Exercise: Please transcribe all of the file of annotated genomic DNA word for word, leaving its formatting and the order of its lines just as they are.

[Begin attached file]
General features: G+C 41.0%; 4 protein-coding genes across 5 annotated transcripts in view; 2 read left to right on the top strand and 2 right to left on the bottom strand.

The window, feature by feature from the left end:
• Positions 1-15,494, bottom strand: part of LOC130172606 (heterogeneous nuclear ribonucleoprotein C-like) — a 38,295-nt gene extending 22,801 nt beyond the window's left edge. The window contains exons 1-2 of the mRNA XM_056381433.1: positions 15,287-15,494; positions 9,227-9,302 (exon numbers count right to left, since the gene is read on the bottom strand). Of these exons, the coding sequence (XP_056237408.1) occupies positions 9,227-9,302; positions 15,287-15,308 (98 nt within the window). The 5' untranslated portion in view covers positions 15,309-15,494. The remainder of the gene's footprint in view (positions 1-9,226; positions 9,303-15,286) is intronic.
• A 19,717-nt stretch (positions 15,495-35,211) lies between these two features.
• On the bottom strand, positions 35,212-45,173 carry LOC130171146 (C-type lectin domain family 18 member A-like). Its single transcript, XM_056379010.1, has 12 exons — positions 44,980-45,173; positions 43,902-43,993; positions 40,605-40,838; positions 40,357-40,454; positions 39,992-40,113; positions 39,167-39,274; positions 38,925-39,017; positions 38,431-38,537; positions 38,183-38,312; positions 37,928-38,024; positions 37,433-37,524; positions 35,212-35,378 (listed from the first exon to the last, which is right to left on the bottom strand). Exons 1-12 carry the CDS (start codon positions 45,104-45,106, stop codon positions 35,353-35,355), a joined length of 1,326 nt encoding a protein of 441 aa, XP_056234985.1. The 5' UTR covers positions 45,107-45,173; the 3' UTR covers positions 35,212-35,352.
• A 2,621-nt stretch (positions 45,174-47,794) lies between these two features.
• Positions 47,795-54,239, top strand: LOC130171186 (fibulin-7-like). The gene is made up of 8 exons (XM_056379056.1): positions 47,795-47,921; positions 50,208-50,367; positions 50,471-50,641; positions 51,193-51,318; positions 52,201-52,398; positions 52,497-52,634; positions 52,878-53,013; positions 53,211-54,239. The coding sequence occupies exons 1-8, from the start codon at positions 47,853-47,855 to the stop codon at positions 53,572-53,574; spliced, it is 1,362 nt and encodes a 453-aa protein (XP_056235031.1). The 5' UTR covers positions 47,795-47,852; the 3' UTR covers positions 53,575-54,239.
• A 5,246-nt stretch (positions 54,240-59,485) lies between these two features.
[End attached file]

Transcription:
General features: G+C 41.0%; 4 protein-coding genes across 5 annotated transcripts in view; 2 read left to right on the top strand and 2 right to left on the bottom strand.

The window, feature by feature from the left end:
• Positions 1-15,494, bottom strand: part of LOC130172606 (heterogeneous nuclear ribonucleoprotein C-like) — a 38,295-nt gene extending 22,801 nt beyond the window's left edge. The window contains exons 1-2 of the mRNA XM_056381433.1: positions 15,287-15,494; positions 9,227-9,302 (exon numbers count right to left, since the gene is read on the bottom strand). Of these exons, the coding sequence (XP_056237408.1) occupies positions 9,227-9,302; positions 15,287-15,308 (98 nt within the window). The 5' untranslated portion in view covers positions 15,309-15,494. The remainder of the gene's footprint in view (positions 1-9,226; positions 9,303-15,286) is intronic.
• A 19,717-nt stretch (positions 15,495-35,211) lies between these two features.
• On the bottom strand, positions 35,212-45,173 carry LOC130171146 (C-type lectin domain family 18 member A-like). Its single transcript, XM_056379010.1, has 12 exons — positions 44,980-45,173; positions 43,902-43,993; positions 40,605-40,838; positions 40,357-40,454; positions 39,992-40,113; positions 39,167-39,274; positions 38,925-39,017; positions 38,431-38,537; positions 38,183-38,312; positions 37,928-38,024; positions 37,433-37,524; positions 35,212-35,378 (listed from the first exon to the last, which is right to left on the bottom strand). Exons 1-12 carry the CDS (start codon positions 45,104-45,106, stop codon positions 35,353-35,355), a joined length of 1,326 nt encoding a protein of 441 aa, XP_056234985.1. The 5' UTR covers positions 45,107-45,173; the 3' UTR covers positions 35,212-35,352.
• A 2,621-nt stretch (positions 45,174-47,794) lies between these two features.
• Positions 47,795-54,239, top strand: LOC130171186 (fibulin-7-like). The gene is made up of 8 exons (XM_056379056.1): positions 47,795-47,921; positions 50,208-50,367; positions 50,471-50,641; positions 51,193-51,318; positions 52,201-52,398; positions 52,497-52,634; positions 52,878-53,013; positions 53,211-54,239. The coding sequence occupies exons 1-8, from the start codon at positions 47,853-47,855 to the stop codon at positions 53,572-53,574; spliced, it is 1,362 nt and encodes a 453-aa protein (XP_056235031.1). The 5' UTR covers positions 47,795-47,852; the 3' UTR covers positions 53,575-54,239.
• A 5,246-nt stretch (positions 54,240-59,485) lies between these two features.